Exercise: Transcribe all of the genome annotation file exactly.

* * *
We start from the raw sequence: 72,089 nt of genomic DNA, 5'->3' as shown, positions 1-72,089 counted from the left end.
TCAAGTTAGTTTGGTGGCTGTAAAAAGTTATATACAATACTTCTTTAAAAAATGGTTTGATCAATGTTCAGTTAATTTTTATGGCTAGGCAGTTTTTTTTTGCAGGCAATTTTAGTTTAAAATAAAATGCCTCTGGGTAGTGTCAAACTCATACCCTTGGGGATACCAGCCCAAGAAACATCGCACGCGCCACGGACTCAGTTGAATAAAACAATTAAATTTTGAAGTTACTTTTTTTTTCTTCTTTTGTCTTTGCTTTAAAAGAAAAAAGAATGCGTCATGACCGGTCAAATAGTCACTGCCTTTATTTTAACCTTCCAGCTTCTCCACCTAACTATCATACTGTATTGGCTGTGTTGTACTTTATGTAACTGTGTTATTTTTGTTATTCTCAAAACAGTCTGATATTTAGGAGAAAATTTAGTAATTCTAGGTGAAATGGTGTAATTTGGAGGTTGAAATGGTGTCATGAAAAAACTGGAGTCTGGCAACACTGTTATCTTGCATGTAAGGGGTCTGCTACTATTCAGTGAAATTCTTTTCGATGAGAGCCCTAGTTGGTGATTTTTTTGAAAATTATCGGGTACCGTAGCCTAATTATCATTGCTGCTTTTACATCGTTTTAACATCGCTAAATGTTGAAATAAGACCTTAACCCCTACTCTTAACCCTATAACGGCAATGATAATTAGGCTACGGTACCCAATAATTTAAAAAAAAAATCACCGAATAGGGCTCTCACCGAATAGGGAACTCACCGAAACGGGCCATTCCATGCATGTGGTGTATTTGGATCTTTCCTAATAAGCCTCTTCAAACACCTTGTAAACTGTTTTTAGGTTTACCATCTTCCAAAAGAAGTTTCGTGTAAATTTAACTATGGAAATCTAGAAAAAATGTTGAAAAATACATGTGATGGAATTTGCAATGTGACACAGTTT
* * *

We start from the raw sequence: 72,089 nt of genomic DNA, 5'->3' as shown, positions 1-72,089 counted from the left end.
TCAAGTTAGTTTGGTGGCTGTAAAAAGTTATATACAATACTTCTTTAAAAAATGGTTTGATCAATGTTCAGTTAATTTTTATGGCTAGGCAGTTTTTTTTTGCAGGCAATTTTAGTTTAAAATAAAATGCCTCTGGGTAGTGTCAAACTCATACCCTTGGGGATACCAGCCCAAGAAACATCGCACGCGCCACGGACTCAGTTGAATAAAACAATTAAATTTTGAAGTTACTTTTTTTTTCTTCTTTTGTCTTTGCTTTAAAAGAAAAAAGAATGCGTCATGACCGGTCAAATAGTCACTGCCTTTATTTTAACCTTCCAGCTTCTCCACCTAACTATCATACTGTATTGGCTGTGTTGTACTTTATGTAACTGTGTTATTTTTGTTATTCTCAAAACAGTCTGATATTTAGGAGAAAATTTAGTAATTCTAGGTGAAATGGTGTAATTTGGAGGTTGAAATGGTGTCATGAAAAAACTGGAGTCTGGCAACACTGTTATCTTGCATGTAAGGGGTCTGCTACTATTCAGTGAAATTCTTTTCGATGAGAGCCCTAGTTGGTGATTTTTTTGAAAATTATCGGGTACCGTAGCCTAATTATCATTGCTGCTTTTACATCGTTTTAACATCGCTAAATGTTGAAATAAGACCTTAACCCCTACTCTTAACCCTATAACGGCAATGATAATTAGGCTACGGTACCCAATAATTTAAAAAAAAAATCACCGAATAGGGCTCTCACCGAATAGGGAACTCACCGAAACGGGCCATTCCATGCATGTGGTGTATTTGGATCTTTCCTAATAAGCCTCTTCAAACACCTTGTAAACTGTTTTTAGGTTTACCATCTTCCAAAAGAAGTTTCGTGTAAATTTAACTATGGAAATCTAGAAAAAATGTTGAAAAATACATGTGATGGAATTTGCAATGTGACACAGTTT